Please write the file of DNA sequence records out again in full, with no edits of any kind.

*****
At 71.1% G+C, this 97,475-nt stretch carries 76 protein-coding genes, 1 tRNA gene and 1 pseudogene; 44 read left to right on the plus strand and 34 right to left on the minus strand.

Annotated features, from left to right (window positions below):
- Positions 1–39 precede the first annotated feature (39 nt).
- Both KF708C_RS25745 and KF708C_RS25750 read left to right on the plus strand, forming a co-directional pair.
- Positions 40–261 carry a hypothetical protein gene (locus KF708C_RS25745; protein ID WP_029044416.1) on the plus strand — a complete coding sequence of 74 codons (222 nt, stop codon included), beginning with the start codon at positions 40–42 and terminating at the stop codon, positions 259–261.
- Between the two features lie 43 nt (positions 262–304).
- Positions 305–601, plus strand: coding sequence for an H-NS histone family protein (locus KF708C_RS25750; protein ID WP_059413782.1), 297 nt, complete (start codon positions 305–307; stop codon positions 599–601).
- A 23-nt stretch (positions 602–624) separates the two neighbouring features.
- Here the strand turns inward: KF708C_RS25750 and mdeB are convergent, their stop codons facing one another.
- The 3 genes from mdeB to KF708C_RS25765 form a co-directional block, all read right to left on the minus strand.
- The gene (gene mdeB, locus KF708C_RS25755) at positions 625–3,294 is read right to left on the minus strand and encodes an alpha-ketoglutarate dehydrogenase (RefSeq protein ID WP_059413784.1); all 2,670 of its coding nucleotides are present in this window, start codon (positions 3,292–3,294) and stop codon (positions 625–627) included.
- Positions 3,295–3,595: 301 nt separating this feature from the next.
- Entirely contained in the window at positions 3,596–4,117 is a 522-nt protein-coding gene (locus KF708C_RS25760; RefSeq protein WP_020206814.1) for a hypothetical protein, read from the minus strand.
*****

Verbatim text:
At 71.1% G+C, this 97,475-nt stretch carries 76 protein-coding genes, 1 tRNA gene and 1 pseudogene; 44 read left to right on the plus strand and 34 right to left on the minus strand.

Annotated features, from left to right (window positions below):
- Positions 1–39 precede the first annotated feature (39 nt).
- Both KF708C_RS25745 and KF708C_RS25750 read left to right on the plus strand, forming a co-directional pair.
- Positions 40–261 carry a hypothetical protein gene (locus KF708C_RS25745; protein ID WP_029044416.1) on the plus strand — a complete coding sequence of 74 codons (222 nt, stop codon included), beginning with the start codon at positions 40–42 and terminating at the stop codon, positions 259–261.
- Between the two features lie 43 nt (positions 262–304).
- Positions 305–601, plus strand: coding sequence for an H-NS histone family protein (locus KF708C_RS25750; protein ID WP_059413782.1), 297 nt, complete (start codon positions 305–307; stop codon positions 599–601).
- A 23-nt stretch (positions 602–624) separates the two neighbouring features.
- Here the strand turns inward: KF708C_RS25750 and mdeB are convergent, their stop codons facing one another.
- The 3 genes from mdeB to KF708C_RS25765 form a co-directional block, all read right to left on the minus strand.
- The gene (gene mdeB, locus KF708C_RS25755) at positions 625–3,294 is read right to left on the minus strand and encodes an alpha-ketoglutarate dehydrogenase (RefSeq protein ID WP_059413784.1); all 2,670 of its coding nucleotides are present in this window, start codon (positions 3,292–3,294) and stop codon (positions 625–627) included.
- Positions 3,295–3,595: 301 nt separating this feature from the next.
- Entirely contained in the window at positions 3,596–4,117 is a 522-nt protein-coding gene (locus KF708C_RS25760; RefSeq protein WP_020206814.1) for a hypothetical protein, read from the minus strand.